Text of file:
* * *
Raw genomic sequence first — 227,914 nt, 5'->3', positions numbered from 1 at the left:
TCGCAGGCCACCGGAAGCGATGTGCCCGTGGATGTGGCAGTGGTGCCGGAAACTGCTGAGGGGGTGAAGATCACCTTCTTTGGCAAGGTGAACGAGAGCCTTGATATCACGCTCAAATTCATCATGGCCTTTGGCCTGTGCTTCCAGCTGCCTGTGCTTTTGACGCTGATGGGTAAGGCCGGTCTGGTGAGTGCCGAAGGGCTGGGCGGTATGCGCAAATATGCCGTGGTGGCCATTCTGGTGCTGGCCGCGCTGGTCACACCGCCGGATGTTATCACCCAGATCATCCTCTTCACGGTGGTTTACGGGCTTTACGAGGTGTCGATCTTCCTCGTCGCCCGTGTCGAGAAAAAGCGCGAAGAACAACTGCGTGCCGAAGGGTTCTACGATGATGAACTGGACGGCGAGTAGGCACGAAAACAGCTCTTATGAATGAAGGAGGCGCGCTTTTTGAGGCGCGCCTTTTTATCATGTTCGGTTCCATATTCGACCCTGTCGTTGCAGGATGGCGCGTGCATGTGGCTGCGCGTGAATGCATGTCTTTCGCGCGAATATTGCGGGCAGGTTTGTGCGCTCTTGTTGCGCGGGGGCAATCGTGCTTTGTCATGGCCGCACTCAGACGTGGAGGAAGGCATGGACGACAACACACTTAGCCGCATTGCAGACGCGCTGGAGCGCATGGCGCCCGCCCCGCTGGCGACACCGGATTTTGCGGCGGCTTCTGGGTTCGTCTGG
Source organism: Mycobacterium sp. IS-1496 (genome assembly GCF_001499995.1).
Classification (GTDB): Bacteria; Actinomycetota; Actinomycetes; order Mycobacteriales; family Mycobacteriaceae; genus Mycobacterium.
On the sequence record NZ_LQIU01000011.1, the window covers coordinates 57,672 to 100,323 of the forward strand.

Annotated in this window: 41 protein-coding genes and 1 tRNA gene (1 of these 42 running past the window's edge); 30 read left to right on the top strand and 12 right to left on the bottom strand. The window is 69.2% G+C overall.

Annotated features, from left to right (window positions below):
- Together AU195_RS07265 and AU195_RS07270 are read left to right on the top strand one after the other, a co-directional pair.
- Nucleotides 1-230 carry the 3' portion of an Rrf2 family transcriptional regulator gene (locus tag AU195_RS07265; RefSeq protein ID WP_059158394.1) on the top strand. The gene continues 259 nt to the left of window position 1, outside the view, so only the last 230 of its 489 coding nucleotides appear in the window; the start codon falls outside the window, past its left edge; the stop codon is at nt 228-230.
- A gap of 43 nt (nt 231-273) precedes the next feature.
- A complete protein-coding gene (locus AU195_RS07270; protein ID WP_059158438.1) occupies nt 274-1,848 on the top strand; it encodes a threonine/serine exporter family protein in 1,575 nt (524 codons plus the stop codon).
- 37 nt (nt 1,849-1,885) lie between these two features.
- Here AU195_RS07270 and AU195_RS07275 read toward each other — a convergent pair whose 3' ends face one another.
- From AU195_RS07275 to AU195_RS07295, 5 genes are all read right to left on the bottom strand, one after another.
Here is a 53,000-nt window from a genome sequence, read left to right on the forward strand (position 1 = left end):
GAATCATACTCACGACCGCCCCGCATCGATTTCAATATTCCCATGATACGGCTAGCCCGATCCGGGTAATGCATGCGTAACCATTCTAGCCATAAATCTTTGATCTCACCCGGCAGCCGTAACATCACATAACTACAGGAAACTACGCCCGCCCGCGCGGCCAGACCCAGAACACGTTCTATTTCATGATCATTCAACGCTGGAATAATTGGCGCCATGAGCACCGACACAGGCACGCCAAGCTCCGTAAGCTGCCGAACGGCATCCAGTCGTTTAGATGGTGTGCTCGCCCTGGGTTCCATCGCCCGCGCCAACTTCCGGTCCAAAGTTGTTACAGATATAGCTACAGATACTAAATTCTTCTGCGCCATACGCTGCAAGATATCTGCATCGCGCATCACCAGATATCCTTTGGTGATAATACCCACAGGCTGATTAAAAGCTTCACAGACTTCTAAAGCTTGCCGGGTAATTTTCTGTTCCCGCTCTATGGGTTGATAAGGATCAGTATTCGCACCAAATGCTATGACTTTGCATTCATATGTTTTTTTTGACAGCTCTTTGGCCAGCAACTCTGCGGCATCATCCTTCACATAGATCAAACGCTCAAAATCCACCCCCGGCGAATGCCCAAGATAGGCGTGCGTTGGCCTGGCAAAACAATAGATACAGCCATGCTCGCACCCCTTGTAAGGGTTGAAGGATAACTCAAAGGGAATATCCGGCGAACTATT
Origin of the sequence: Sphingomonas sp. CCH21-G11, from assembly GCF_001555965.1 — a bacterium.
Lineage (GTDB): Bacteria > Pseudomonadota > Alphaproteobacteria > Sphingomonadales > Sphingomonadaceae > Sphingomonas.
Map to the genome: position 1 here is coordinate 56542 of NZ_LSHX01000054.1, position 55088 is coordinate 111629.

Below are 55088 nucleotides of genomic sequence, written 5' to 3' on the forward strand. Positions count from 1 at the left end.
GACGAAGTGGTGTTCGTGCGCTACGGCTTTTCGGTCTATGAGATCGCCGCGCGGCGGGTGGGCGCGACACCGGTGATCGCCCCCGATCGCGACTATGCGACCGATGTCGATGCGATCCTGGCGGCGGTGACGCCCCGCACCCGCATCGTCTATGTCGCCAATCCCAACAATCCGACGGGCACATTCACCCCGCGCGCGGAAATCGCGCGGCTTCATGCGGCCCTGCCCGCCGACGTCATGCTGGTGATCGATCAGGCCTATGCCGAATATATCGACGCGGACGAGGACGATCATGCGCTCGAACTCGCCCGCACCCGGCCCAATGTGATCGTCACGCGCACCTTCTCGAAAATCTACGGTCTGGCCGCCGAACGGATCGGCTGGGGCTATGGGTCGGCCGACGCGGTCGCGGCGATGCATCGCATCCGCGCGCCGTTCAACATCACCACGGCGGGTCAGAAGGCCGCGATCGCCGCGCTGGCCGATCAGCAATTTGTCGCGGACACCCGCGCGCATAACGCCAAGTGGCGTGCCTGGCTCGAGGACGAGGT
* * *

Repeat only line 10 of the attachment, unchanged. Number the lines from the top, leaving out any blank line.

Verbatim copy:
- A gap of 43 nt (nt 231-273) precedes the next feature.